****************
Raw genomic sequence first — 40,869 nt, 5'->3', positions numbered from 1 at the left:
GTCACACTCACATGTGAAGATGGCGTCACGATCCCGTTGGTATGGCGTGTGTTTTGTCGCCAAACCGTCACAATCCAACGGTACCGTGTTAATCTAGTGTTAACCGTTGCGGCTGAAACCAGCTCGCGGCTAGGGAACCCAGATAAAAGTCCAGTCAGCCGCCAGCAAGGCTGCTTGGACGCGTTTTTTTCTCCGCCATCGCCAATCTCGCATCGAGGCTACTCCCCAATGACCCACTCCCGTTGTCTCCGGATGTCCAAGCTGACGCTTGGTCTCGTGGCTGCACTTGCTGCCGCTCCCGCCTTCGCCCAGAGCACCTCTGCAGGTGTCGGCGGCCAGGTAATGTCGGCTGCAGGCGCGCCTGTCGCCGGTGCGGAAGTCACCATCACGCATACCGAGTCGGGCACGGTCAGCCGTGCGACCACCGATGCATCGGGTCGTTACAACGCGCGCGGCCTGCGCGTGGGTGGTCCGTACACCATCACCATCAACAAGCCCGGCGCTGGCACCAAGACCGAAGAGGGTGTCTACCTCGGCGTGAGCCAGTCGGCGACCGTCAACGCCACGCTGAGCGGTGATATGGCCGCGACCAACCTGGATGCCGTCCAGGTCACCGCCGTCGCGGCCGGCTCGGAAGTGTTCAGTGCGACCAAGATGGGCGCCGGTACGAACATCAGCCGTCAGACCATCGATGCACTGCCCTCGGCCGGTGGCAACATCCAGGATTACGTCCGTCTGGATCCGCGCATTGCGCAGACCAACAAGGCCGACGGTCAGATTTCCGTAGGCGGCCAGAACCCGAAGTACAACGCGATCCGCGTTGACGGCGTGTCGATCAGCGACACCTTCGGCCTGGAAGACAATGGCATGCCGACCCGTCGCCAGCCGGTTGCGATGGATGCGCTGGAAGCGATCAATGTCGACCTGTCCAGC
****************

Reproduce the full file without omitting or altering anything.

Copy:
Raw genomic sequence first — 40,869 nt, 5'->3', positions numbered from 1 at the left:
GTCACACTCACATGTGAAGATGGCGTCACGATCCCGTTGGTATGGCGTGTGTTTTGTCGCCAAACCGTCACAATCCAACGGTACCGTGTTAATCTAGTGTTAACCGTTGCGGCTGAAACCAGCTCGCGGCTAGGGAACCCAGATAAAAGTCCAGTCAGCCGCCAGCAAGGCTGCTTGGACGCGTTTTTTTCTCCGCCATCGCCAATCTCGCATCGAGGCTACTCCCCAATGACCCACTCCCGTTGTCTCCGGATGTCCAAGCTGACGCTTGGTCTCGTGGCTGCACTTGCTGCCGCTCCCGCCTTCGCCCAGAGCACCTCTGCAGGTGTCGGCGGCCAGGTAATGTCGGCTGCAGGCGCGCCTGTCGCCGGTGCGGAAGTCACCATCACGCATACCGAGTCGGGCACGGTCAGCCGTGCGACCACCGATGCATCGGGTCGTTACAACGCGCGCGGCCTGCGCGTGGGTGGTCCGTACACCATCACCATCAACAAGCCCGGCGCTGGCACCAAGACCGAAGAGGGTGTCTACCTCGGCGTGAGCCAGTCGGCGACCGTCAACGCCACGCTGAGCGGTGATATGGCCGCGACCAACCTGGATGCCGTCCAGGTCACCGCCGTCGCGGCCGGCTCGGAAGTGTTCAGTGCGACCAAGATGGGCGCCGGTACGAACATCAGCCGTCAGACCATCGATGCACTGCCCTCGGCCGGTGGCAACATCCAGGATTACGTCCGTCTGGATCCGCGCATTGCGCAGACCAACAAGGCCGACGGTCAGATTTCCGTAGGCGGCCAGAACCCGAAGTACAACGCGATCCGCGTTGACGGCGTGTCGATCAGCGACACCTTCGGCCTGGAAGACAATGGCATGCCGACCCGTCGCCAGCCGGTTGCGATGGATGCGCTGGAAGCGATCAATGTCGACCTGTCCAGC